workable for the masses. And the simplest answer is an emphatic no. A turnover
rate that high *is* punishing to the average body, even taking into account the
likelihood that one does it like "spinning in higher gears" on a bike. I swam
that way and I also spend many hours a week, spinning in higher gears on a
bike. Water being 1000 times thicker than air and it being true that one's
pedaling motion remains fundamentally the same at all cadences, there's simply
no comparison to the fitness or resilience or skill level required to swim
successfully and effectively with a high SR and that required to pedal in a
light gear at a high rate.
At the same time, it's important to inquire into the reasons why Tim Martin has
been able to swim relatively well with a stroke rate that even Larry describes
as "extreme."
First, one can't ignore the possibility that he's one of those fortunate people
who are aerobically gifted to a rare degree.
Second, you must take into account the fact that Tim has been highly successful
with this style in 25-yd pools but only average in 50-m pools. After having
watched him swim nearly 30 collegiate races in 25-yd pools over the past 3
years, one thing that has become very clear is that he has extraordinarily
strong and long pushoffs. Combining a strong dolphin kick (not a flutter) with
the capacity to remain underwater longer than other swimmers (more evidence of
what are likely superior aerobic gifts -- I've swum many 1650s and know that in
the final third of the race I and most other swimmers are nearly gasping for
air after every flip turn), Tim really *wins* all 65 turns in a short-course
1650. And that distinctly weakens the case that his swimming style is
advantageous. If it was, he'd be just as good in long course pools as he has
been in short course.

And finally, one must question the case Larry makes that high SR is the *best*
way to swim distance. His only evidence is that many successful distance
swimmers have used such a stroke. But that may be no more than evidence that it
has been the custom to swim that way. One could have just as well made the case
in the 1930s that flat swimming (no roll) was the *best* way to swim freestyle
because the Japanese swimmers of the time, who used that style, were ***
in world swimming. Later developments proved body-rolling a superior way to
swim. At this point, only a small number of younger swimmers, who have been
trained from the beginning of their careers to employ long, smooth "fishlike"
strokes, have begun to enter the senior swimming ranks. And they have achieved
as much success in longer races as in short. Time will tell.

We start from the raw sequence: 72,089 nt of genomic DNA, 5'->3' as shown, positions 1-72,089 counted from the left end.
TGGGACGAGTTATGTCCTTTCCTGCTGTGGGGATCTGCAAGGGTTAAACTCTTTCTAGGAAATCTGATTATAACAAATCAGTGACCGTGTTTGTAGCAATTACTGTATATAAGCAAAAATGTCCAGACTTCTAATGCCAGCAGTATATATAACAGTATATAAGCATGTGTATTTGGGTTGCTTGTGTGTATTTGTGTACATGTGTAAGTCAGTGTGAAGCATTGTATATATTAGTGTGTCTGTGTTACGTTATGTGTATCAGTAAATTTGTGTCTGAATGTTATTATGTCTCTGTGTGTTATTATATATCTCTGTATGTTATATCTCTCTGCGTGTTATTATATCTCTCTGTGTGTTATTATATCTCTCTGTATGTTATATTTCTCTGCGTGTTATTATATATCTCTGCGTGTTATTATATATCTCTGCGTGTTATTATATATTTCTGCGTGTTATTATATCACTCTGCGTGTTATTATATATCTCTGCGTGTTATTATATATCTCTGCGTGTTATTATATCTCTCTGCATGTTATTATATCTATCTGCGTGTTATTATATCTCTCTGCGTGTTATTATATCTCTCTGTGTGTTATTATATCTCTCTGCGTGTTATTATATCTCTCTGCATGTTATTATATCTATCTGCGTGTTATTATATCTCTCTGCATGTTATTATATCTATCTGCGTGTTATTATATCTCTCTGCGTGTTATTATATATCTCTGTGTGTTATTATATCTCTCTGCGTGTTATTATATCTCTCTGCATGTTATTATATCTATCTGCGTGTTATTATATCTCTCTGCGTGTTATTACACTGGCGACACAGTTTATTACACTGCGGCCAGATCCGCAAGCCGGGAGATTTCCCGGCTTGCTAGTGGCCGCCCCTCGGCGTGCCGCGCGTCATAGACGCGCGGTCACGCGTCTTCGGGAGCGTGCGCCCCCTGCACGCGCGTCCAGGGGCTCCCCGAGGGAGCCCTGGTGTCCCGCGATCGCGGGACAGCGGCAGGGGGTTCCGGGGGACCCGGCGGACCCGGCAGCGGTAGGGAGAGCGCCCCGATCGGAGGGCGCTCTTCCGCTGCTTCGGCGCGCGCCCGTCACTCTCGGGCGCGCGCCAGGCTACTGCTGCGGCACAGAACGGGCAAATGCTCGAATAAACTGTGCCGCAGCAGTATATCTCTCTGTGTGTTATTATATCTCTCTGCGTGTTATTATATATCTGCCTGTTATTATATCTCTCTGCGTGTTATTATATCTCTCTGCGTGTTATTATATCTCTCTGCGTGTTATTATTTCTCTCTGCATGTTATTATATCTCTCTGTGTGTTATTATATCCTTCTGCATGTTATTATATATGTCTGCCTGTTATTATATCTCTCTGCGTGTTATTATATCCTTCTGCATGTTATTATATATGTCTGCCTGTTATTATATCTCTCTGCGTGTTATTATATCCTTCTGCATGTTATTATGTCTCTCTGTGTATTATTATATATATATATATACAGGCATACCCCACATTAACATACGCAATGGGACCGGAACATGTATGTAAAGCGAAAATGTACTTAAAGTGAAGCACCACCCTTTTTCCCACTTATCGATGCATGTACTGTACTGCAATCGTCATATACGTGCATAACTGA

And at this point, I've probably exhausted all I have to say on this thread.
Time to think up a new topic.

Terry Laughlin
Total Immersion Swimming


Stroke Length,Stroke Rate,and Tim Martin

Post by RunnSw » Sat, 18 Sep 1999 04:00:00

>>As I have said several times, it is when Larry postulates this as a good

style for other swimmers that I take issue.<<

After first working on a TI stroke, and unfortunately having to abandon it for
anatomic reasons (my type II acromion), and then working on my Chad Carvin
"loping" stroke (which I found to be almost instantly advantageous and which I
further modified into my W 1.0 stroke - more about that in the future), I am
stoked to take up the challenge of the Tim Martin stroke.  Can a 52 yo with bad
shoulders find happiness swimming like Tim?  I shall see and then report back
on a few months.

By the way, I again quarrel with Terry's description of Tim's stroke, although
I did find the insight into Tim's turns to be a fascinating and entirely
plausible explanation for Tim's greater short course success (though Tim has
several top 8 finishes at long course nationals - albeit the less competitive
winter meet).

But I've got a response.  So Tim can stay under water longer in the last third
of the race, when others are gasping for air.  Could this also not be
interpreted in the following way:

The ability to maintain strong breakouts for 65 turns would indeed give a
swimmer a greater advantage in a short course pool than in a long course pool.
If other swimmers cannot do this as well as Tim, perhaps it is because their
technique is more fatiguing and/or promoting of oxygen deficiency than Tim's

Look at what swimmers do in short course miles.  A whole lot of them double
breathe before the turns.  That's because they are only getting a few breaths
each 25, and then they have to go and turn again.

In Tim's case, he's getting lots of breaths (that's why his head appears to be
jerking around so much).  He gets to breathe just as often as a runner, and
much more often than the typical swimmer.  So this, combined with the possibly
greater bioenergetic efficiency of his stroke, keeps him stronger for those

But this is exactly what, I think, swim coaches should be doing, if they want
to advance the sport.  Too often, there is a preconceived bias on how things
ought to be.  Then, you see a swimmer who breaks the mold and you just ignore
it and chalk it off as an anomaly.  Thus, I've never, ever talked to a swim
coach who could tell me how it was that Janet Evans really swam.  No one ever
got beyond the straight arm recovery, which was one of the least remarkable
aspects of her stroke (the pronounced head lift and extreme loping style being
the most remarkable).

Let's look at Tim and figure out why he goes fast.  Suppose that someone had
taught Tim and Janet how to swim "properly".  Would they have been even better?
 I don't think so.

I do see grace and poetry in Tim's stroke, but it's like comparing Swan Lake to

So here I go, on a three month journey to try and swim like Tim.  Let you know
what happens.

- Larry Weisenthal